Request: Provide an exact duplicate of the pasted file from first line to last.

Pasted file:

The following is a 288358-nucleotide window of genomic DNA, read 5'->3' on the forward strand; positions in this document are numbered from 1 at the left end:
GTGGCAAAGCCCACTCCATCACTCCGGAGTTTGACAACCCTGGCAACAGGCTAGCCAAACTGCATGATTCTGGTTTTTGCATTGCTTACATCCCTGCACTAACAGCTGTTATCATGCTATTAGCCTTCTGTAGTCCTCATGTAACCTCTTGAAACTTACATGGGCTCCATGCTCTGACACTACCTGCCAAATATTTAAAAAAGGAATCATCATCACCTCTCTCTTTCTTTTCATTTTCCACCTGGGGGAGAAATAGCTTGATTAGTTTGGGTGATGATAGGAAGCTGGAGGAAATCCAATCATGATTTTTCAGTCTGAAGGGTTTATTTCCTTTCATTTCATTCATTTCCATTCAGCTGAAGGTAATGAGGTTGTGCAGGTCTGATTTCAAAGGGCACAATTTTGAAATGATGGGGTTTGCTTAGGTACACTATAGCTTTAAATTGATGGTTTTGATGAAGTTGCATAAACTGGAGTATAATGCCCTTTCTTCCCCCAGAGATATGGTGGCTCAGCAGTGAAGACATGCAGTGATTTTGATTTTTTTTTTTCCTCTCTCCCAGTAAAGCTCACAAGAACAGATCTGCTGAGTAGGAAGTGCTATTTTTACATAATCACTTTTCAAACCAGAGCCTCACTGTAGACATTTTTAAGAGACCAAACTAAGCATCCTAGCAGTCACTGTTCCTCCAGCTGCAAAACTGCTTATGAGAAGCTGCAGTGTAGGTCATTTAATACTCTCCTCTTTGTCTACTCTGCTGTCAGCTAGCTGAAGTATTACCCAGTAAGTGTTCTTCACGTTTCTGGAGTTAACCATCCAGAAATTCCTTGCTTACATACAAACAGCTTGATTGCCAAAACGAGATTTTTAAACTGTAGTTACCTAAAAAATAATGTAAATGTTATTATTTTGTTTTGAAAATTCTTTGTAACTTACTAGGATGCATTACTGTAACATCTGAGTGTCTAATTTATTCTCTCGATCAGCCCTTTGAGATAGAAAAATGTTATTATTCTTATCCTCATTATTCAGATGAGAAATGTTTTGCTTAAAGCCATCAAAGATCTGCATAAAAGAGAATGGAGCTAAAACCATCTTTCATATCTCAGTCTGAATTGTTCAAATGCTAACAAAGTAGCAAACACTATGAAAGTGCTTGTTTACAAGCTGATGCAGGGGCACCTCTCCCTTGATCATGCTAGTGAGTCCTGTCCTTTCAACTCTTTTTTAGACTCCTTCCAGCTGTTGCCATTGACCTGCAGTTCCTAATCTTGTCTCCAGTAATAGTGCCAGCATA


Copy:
The following is a 288358-nucleotide window of genomic DNA, read 5'->3' on the forward strand; positions in this document are numbered from 1 at the left end:
GTGGCAAAGCCCACTCCATCACTCCGGAGTTTGACAACCCTGGCAACAGGCTAGCCAAACTGCATGATTCTGGTTTTTGCATTGCTTACATCCCTGCACTAACAGCTGTTATCATGCTATTAGCCTTCTGTAGTCCTCATGTAACCTCTTGAAACTTACATGGGCTCCATGCTCTGACACTACCTGCCAAATATTTAAAAAAGGAATCATCATCACCTCTCTCTTTCTTTTCATTTTCCACCTGGGGGAGAAATAGCTTGATTAGTTTGGGTGATGATAGGAAGCTGGAGGAAATCCAATCATGATTTTTCAGTCTGAAGGGTTTATTTCCTTTCATTTCATTCATTTCCATTCAGCTGAAGGTAATGAGGTTGTGCAGGTCTGATTTCAAAGGGCACAATTTTGAAATGATGGGGTTTGCTTAGGTACACTATAGCTTTAAATTGATGGTTTTGATGAAGTTGCATAAACTGGAGTATAATGCCCTTTCTTCCCCCAGAGATATGGTGGCTCAGCAGTGAAGACATGCAGTGATTTTGATTTTTTTTTTTCCTCTCTCCCAGTAAAGCTCACAAGAACAGATCTGCTGAGTAGGAAGTGCTATTTTTACATAATCACTTTTCAAACCAGAGCCTCACTGTAGACATTTTTAAGAGACCAAACTAAGCATCCTAGCAGTCACTGTTCCTCCAGCTGCAAAACTGCTTATGAGAAGCTGCAGTGTAGGTCATTTAATACTCTCCTCTTTGTCTACTCTGCTGTCAGCTAGCTGAAGTATTACCCAGTAAGTGTTCTTCACGTTTCTGGAGTTAACCATCCAGAAATTCCTTGCTTACATACAAACAGCTTGATTGCCAAAACGAGATTTTTAAACTGTAGTTACCTAAAAAATAATGTAAATGTTATTATTTTGTTTTGAAAATTCTTTGTAACTTACTAGGATGCATTACTGTAACATCTGAGTGTCTAATTTATTCTCTCGATCAGCCCTTTGAGATAGAAAAATGTTATTATTCTTATCCTCATTATTCAGATGAGAAATGTTTTGCTTAAAGCCATCAAAGATCTGCATAAAAGAGAATGGAGCTAAAACCATCTTTCATATCTCAGTCTGAATTGTTCAAATGCTAACAAAGTAGCAAACACTATGAAAGTGCTTGTTTACAAGCTGATGCAGGGGCACCTCTCCCTTGATCATGCTAGTGAGTCCTGTCCTTTCAACTCTTTTTTAGACTCCTTCCAGCTGTTGCCATTGACCTGCAGTTCCTAATCTTGTCTCCAGTAATAGTGCCAGCATA